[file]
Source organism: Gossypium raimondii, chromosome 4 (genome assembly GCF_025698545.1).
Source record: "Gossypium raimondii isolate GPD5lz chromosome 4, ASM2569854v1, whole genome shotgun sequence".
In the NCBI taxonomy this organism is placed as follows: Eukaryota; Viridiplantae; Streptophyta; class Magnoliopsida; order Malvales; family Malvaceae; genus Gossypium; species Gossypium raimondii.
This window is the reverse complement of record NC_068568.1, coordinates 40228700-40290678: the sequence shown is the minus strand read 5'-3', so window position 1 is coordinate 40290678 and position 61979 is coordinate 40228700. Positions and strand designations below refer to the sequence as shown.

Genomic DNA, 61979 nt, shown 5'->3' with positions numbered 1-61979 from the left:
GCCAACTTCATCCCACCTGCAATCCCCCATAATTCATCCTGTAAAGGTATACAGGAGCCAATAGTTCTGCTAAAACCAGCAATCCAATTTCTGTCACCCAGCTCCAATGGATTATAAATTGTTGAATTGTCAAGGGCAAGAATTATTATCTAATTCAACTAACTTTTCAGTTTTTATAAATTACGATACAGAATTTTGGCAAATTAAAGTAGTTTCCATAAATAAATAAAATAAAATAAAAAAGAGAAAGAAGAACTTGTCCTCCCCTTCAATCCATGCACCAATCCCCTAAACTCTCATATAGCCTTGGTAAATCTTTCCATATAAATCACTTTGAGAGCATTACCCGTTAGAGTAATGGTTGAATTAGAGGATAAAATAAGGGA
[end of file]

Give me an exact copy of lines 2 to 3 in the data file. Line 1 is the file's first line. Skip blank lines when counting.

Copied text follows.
Source record: "Gossypium raimondii isolate GPD5lz chromosome 4, ASM2569854v1, whole genome shotgun sequence".
In the NCBI taxonomy this organism is placed as follows: Eukaryota; Viridiplantae; Streptophyta; class Magnoliopsida; order Malvales; family Malvaceae; genus Gossypium; species Gossypium raimondii.